When Qantas management suddenly grounded their fleet world-wide, to force a conclusion to months of union action, it provided a great case study in social media. Days later it was finally tallied that 110,000 passengers had been directly effected. That’s a lot of passengers, relatives and friends to spread the bad news! How did all this pan out in social media and what does some social business intelligence tell us?
Asher Moses at Stuff.nz quickly wrote a piece “Qantas rapped for bad social media service” covering some communications challenges, and at Social Mediology Kate vanderVoort wrote a comprehensive assessment of the first 36 hours and how things could have been done better – Qantas: The ‘Unliking’ of an Australian Icon.
To their credit someone from the depths of the storm in social media in Qantas – Cara Pring – responded to Kate vanderVoort’s post. Cara provided an internal perspective on their modus operandi and why certain decisions were made. Very interesting reading as it showed that the Qantas social team were fully aware of most issues but in essence had to make resource allocation decisions which left some issues hanging.
A quick search shows many other posts, mostly concentrating on the qualitative aspects and the operational events, often with recommendations.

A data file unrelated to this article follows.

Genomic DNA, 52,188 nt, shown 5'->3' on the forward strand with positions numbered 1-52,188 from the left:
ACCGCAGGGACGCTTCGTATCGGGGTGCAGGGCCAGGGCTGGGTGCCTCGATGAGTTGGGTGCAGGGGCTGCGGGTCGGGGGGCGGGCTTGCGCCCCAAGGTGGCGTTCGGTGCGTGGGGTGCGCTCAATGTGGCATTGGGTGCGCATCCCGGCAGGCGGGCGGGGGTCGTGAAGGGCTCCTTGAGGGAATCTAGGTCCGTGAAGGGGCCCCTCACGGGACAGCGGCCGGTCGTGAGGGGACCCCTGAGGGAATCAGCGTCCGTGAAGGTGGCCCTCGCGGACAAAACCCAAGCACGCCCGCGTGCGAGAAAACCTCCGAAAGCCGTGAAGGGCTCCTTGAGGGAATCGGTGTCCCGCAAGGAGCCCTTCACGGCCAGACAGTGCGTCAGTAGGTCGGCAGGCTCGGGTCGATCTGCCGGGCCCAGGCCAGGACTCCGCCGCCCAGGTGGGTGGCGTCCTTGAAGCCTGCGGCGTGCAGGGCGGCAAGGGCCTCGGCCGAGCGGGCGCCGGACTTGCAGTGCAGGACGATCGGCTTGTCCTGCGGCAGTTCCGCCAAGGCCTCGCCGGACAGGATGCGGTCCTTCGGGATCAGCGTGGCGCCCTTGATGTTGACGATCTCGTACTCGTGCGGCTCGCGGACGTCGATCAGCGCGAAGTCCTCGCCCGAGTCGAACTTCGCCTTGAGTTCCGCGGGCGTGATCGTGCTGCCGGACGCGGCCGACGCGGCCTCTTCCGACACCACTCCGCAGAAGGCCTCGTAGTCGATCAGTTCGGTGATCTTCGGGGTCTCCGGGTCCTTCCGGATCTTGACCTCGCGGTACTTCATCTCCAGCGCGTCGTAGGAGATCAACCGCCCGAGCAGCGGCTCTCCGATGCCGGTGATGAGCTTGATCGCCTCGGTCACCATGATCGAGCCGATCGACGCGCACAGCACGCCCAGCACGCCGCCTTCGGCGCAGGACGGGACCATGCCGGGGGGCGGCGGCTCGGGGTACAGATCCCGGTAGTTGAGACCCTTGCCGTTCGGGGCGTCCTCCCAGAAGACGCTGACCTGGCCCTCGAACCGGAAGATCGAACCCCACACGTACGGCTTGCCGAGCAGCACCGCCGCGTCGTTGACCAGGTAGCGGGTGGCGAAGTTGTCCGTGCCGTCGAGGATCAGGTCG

iGo2 has undertaken an empirical review using our social business intelligence tools – (see below, or here on Slideshare) – and it illustrates the many challenges facing Qantas. These range from customer defection, compensation, customer service to more generally brand satisfaction.
However from our point of view the biggest single challenge is a more strategic one, and it is this:
Does Qantas wish to move from being a social brand, to a social business?
We use “social business” in the Michael Brito sense, as below (presentation Slide 16).
This shift is a major change. It requires executive management to acknowledge that social is a key channel not only for risk management and brand protection and operations support, but also for building more enduring customer relationships, loyalty, and discovering those service enhancements that really add value.
It requires a cultural change program, and resources to do that, and then it requires ongoing resources and attention to make in an integral part of the way business is done.
We’ll be watching with interest to see how committed Qantas becomes to transforming itself into a social business as a platform for recovering from the aftermath of the recent events.
How far do you think Qantas should go, and will go, in becoming a social business?